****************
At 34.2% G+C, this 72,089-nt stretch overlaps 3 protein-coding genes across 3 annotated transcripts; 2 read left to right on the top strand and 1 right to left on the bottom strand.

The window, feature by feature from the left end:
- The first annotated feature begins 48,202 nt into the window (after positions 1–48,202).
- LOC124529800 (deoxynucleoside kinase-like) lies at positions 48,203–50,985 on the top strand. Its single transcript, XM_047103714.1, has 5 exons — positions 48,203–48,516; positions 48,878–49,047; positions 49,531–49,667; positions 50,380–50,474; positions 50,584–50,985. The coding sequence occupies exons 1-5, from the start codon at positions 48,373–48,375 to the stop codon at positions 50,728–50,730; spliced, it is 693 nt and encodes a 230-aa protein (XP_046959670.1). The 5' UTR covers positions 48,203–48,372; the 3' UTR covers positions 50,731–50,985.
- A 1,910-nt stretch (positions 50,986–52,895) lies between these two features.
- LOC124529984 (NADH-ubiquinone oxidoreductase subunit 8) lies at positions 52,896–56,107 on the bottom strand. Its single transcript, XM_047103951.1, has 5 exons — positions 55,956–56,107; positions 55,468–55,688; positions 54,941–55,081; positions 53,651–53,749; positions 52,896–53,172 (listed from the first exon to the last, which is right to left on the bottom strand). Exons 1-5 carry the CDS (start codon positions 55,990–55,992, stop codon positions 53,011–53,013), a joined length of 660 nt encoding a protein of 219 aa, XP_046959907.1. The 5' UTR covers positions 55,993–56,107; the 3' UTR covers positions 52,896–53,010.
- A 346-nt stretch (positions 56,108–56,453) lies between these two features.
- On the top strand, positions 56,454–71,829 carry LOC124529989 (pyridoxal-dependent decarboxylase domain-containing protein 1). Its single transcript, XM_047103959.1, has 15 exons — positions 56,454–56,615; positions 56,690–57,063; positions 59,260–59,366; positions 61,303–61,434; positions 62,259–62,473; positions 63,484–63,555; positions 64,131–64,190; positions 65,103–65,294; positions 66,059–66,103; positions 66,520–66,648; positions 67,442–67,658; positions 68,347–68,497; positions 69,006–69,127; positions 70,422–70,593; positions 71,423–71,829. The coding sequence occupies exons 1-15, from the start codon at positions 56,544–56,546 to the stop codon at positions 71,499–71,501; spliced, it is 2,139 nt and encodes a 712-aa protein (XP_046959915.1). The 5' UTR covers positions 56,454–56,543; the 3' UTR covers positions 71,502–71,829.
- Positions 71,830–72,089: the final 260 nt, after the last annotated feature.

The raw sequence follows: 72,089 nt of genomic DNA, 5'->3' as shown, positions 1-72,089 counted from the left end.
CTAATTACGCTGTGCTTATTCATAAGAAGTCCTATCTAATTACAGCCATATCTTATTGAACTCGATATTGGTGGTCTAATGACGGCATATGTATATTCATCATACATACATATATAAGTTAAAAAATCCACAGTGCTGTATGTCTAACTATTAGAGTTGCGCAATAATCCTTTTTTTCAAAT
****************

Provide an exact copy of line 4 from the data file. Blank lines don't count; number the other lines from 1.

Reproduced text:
- LOC124529800 (deoxynucleoside kinase-like) lies at positions 48,203–50,985 on the top strand. Its single transcript, XM_047103714.1, has 5 exons — positions 48,203–48,516; positions 48,878–49,047; positions 49,531–49,667; positions 50,380–50,474; positions 50,584–50,985. The coding sequence occupies exons 1-5, from the start codon at positions 48,373–48,375 to the stop codon at positions 50,728–50,730; spliced, it is 693 nt and encodes a 230-aa protein (XP_046959670.1). The 5' UTR covers positions 48,203–48,372; the 3' UTR covers positions 50,731–50,985.